Through the first three matches of the season, No. 12 Stanford men’s volleyball (3-0, 0-0 MPSF) has already equaled last season’s win total and has knocked off No. 15 UC Irvine (2-1, 0-0 Big West) in the process.
The Cardinal’s torrid start is largely a surprise for the team that left Smith Fieldhouse last spring with a first-round exit in what many thought would be the program’s last match ever. But after Stanford reversed its decision to cut 11 varsity sports, including men’s volleyball, the program is looking to start a new chapter — one characterized by resilience, success and growth. Most of all, said head coach John Kosty, this season is about joy.
“During and after the reinstatement, there was just this realization that we’re just a piece of this large Stanford men’s volleyball puzzle,” Kosty said. “It’s been going on since the ’60s and there’s so many people that have played before us. It’s just a joy for all of us to be able to play in their honor.”
The Cardinal return a smaller, older team than in past years after losing top student-athletes opposite hitter Jaylen Jasper ’21, middle blocker Kyler Presho ’21 and outside hitter Kupono Browne (originally ’24) to the transfer portal and halting recruitment efforts while facing discontinuation.
This year’s Stanford squad is a tighter group, having navigated the bumps along the road of last year’s season together, something that Kosty said has been an inspiration to watch.
“Our guys are gritty; they are determined, and they are resilient,” Kosty said. “It’s an incredibly small, passionate group that feels like a true family and has each other’s back and are working hard for one common goal, and that goal is to get better every day.”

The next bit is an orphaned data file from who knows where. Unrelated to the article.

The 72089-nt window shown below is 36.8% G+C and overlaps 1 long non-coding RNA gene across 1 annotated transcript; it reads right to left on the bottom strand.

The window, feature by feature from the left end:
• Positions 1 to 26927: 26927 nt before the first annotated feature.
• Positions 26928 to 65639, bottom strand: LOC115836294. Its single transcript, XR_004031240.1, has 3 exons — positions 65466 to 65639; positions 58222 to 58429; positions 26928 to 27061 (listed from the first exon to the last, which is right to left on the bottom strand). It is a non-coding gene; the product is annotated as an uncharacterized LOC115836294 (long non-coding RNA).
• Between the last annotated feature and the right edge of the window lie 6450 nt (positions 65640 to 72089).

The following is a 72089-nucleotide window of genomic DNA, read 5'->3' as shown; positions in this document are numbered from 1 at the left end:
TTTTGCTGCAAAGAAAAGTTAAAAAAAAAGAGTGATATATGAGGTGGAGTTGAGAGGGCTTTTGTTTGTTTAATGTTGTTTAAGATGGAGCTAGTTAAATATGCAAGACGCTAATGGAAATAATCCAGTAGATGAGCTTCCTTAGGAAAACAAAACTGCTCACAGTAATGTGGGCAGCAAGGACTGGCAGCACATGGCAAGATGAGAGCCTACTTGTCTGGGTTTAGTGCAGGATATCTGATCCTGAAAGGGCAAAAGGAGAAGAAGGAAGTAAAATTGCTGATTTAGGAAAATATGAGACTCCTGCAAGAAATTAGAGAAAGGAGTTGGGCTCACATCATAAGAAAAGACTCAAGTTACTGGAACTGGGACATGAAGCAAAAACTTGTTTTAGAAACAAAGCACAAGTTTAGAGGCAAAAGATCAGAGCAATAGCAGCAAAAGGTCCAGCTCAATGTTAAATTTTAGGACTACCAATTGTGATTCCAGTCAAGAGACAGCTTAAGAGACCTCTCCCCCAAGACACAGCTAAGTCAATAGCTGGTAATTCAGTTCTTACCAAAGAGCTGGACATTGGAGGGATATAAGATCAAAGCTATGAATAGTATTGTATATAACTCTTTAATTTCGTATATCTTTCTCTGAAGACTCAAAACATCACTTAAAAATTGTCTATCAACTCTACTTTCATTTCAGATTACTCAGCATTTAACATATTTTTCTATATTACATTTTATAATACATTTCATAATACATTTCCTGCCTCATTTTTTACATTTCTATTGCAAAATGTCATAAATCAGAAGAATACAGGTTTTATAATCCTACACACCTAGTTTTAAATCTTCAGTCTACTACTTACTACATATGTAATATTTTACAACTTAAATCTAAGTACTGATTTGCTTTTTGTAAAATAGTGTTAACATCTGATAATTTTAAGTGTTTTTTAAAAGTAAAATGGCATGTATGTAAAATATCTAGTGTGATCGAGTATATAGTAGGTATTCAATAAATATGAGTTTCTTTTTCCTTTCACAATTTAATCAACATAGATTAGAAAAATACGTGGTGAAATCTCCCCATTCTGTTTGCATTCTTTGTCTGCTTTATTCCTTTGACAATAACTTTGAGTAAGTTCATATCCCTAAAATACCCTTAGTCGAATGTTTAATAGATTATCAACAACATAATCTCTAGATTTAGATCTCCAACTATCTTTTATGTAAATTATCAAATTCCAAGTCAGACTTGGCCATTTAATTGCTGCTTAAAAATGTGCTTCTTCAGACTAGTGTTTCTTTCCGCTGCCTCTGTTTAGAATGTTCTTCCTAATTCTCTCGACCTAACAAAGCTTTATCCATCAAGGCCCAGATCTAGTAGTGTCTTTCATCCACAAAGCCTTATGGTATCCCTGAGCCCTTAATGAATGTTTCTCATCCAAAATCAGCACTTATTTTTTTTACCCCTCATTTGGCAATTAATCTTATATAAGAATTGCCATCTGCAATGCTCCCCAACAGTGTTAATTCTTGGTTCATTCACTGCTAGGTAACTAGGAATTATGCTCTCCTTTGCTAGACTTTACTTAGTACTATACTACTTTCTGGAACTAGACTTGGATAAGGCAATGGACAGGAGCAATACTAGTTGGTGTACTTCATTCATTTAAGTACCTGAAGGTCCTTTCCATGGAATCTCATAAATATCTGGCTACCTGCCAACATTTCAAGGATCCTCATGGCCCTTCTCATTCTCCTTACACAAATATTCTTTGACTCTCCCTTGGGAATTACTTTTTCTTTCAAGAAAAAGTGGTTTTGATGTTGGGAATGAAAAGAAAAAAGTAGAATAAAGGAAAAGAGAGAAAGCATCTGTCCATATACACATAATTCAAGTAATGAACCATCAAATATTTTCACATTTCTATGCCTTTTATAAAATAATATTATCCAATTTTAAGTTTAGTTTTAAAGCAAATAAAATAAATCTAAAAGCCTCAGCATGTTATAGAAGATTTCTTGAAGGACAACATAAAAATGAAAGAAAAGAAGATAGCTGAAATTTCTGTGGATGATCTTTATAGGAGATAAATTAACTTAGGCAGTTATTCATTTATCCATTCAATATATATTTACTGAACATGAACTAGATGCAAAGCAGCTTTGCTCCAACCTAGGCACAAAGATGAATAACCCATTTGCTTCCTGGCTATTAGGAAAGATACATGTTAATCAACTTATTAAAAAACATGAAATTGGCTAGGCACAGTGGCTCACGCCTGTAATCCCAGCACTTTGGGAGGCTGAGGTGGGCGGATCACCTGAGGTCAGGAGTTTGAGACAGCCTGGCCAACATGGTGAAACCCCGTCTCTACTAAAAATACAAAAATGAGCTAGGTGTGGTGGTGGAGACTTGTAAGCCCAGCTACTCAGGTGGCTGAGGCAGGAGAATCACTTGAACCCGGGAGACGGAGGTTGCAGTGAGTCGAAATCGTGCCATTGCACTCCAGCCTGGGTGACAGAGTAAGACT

The renewed closeness among the student-athletes has also seeped into the coaching changes that the staff have implemented this year, according to Kosty.
“We all have a part in our success, and we all have a say in what we do and how we execute it,” he said. “The players have a lot more say in the strategy. We’re bringing a whole lot of their input to the table as we look at each individual match going forward. We have a small team, and our goal this year is to truly rebuild that foundation that we had before.”
On Friday, Stanford will get a chance to prove that its five-set victory over UC Irvine on Jan. 8 was not a fluke, but rather a sign of success to come. Stanford will face the Anteaters again, this time at UC Irvine, before traveling down to La Jolla to compete against No. 10 UC San Diego (0-0, 0-0 Big West) on Saturday. To string together two more early wins, Stanford will need to rely on the arms of junior outside hitter Will Rottman and sophomore outside hitter Luke Turner, along with the consistent play of junior middle blocker Nathaniel Gates. The trio, who combined to record 39 kills in the win over UCI, are part of what Kosty is calling an all-hands-on deck approach, where all 14 student-athletes will play a meaningful role in the team’s success.
The Anteaters’ attack features three of the strongest pin hitters in the country — including sophomore outside hitter Francesco Sani and freshman outside hitter Hilir Henno — which makes defense and clean play a must for Stanford.
“It’s a formidable offense to go against,” Kosty said. “I thought we did a really nice job containing it last week. We blocked balls that they made mistakes on and, when they didn’t make mistakes, we had our defense in a good position where we could dig balls and have opportunities for transition point scoring. That’s something that we need to continue tomorrow.”
This season will look markedly different from Stanford’s 2021 campaign, which saw the program thrown into the fire against top conference opponents without the typical off-season preparation and in the midst of the team’s pending cancellation. This year, however, the Cardinal will have the chance to build momentum and iron out any weaknesses in the lead-up to conference play, which officially begins in March. But if Stanford can continue playing like it has, the heart of the season can’t come soon enough.